How to use

The commands ( are used to manage the physical NIC ports in your ESXi host. The VMkernel will identify each NIC port as vmnicX where X is a number starting with 0. The following options are available

–list (-l) – this will list the current NIC ports in the system including VMkernel name, PCI Id, driver used, link status, speed, duplex, MTU and a short description.
–auto (-a) <vmnic> – this will set the network port to auto negotiate speed and duplex settings
–duplex (-d) [ full | half | <vmnic> – this option will set the duplex to either full or half. If setting this option ensure that the physical switch port is set to the same value
— speed (-s) [ 10 | 100 | 1000 ] <vmnic> – this will set the speed of the NIC port and should also match the setting on the physical switch port.

Sample Session –server –username root –list

Name   PCI     Driver Link Speed    Duplex MTU  Description
vmnic0 05:00.0 e1000  Up   1000Mbps Full   1500 Intel Corporation Bobs NIC –server –username root –speed 1000 –duplex Full vmnic0
Invlaid duplex parmeter given. –server –username root –speed 1000 –duplex full vmnic0
Update the vmnic0 to speed 1000 and full mode –server –username root -l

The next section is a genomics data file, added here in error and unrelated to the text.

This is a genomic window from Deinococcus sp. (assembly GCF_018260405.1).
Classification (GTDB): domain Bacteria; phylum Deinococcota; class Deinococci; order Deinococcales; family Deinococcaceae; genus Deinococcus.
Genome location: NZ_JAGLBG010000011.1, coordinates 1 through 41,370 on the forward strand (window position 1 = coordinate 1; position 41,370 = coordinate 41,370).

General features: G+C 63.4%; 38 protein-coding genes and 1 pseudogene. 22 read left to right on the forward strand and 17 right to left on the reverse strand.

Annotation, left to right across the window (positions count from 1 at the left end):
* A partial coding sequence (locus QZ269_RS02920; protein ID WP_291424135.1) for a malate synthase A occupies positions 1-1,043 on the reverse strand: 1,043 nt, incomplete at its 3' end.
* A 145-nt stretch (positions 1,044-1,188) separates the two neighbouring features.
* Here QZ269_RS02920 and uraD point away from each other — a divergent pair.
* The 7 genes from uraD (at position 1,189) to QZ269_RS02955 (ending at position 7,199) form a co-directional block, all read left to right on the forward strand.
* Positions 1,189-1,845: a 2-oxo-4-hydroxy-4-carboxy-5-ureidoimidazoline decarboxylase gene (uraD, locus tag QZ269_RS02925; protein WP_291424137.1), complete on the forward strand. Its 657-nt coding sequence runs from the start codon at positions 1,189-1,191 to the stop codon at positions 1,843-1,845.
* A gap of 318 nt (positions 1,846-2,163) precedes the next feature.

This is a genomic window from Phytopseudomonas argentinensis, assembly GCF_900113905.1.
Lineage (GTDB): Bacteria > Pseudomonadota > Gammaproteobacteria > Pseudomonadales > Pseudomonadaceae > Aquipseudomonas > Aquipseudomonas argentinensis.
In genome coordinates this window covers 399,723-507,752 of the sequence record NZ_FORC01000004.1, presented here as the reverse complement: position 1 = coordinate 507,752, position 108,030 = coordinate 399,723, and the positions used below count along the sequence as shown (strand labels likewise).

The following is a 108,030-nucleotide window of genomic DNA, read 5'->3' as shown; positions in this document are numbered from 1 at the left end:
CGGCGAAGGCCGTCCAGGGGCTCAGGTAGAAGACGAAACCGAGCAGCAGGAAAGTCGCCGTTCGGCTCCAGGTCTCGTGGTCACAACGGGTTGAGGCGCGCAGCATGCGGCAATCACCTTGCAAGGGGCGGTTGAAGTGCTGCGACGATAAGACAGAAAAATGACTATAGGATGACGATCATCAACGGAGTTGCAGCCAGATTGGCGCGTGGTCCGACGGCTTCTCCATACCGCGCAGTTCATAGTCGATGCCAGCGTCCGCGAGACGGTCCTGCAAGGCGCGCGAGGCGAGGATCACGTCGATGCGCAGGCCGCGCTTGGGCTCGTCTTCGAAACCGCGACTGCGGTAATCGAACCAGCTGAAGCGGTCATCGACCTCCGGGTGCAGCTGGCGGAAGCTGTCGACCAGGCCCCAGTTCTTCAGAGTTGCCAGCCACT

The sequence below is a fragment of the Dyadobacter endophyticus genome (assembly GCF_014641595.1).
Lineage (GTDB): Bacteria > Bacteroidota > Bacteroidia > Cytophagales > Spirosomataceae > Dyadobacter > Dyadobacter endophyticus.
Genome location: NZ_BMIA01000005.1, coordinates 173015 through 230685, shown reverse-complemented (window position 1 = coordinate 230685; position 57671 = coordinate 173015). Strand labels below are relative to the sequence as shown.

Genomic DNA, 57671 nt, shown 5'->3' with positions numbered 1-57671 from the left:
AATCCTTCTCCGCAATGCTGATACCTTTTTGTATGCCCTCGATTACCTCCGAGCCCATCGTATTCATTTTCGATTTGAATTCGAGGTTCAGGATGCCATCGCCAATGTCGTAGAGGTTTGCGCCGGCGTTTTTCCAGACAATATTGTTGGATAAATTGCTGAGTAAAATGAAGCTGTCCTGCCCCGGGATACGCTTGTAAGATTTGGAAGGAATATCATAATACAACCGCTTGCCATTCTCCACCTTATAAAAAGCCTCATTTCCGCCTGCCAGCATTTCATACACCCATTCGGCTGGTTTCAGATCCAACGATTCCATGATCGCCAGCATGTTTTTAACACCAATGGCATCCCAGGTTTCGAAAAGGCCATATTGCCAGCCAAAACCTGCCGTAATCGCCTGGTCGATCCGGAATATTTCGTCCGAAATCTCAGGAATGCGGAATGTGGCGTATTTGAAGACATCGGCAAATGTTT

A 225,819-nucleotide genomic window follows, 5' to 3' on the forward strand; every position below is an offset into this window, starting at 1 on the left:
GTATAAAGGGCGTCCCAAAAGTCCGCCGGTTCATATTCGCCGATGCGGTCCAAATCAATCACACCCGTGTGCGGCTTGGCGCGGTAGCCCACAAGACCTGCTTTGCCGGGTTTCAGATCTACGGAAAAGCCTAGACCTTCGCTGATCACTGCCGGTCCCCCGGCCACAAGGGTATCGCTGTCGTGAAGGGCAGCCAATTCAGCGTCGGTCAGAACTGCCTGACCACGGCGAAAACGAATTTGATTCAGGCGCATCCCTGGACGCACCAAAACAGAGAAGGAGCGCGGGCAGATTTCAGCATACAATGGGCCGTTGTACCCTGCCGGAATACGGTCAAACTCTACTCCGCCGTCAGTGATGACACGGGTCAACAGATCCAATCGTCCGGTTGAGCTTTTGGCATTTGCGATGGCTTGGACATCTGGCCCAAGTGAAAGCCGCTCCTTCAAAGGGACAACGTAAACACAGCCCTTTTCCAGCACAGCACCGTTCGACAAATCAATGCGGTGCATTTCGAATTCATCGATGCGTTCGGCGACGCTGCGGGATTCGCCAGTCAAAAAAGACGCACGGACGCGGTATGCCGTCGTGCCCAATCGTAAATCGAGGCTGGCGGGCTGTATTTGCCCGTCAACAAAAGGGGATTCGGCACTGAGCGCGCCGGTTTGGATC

Name   PCI     Driver Link Speed    Duplex MTU  Description
vmnic0 05:00.0 e1000  Up   1000Mbps Full   1500 Intel Corporation Bobs NIC –server –username root –auto vmnic0
Update the vmnic0 to auto settings

These options can also be set in the VI client. The first image below shows a summary for the NICs in the system. The “Observed IP ranges” column shows the subnets that the VMkernel can see based on network broadcasts. The IP range shown here does not limit the IP range you can use in your VMs and the range shown can often be inaccurate, especially if you are dealing with VLANs. The settings can be changed by selecting Configuration \ Networking and then by editing the vSwitch of which the NIC port is a member of.

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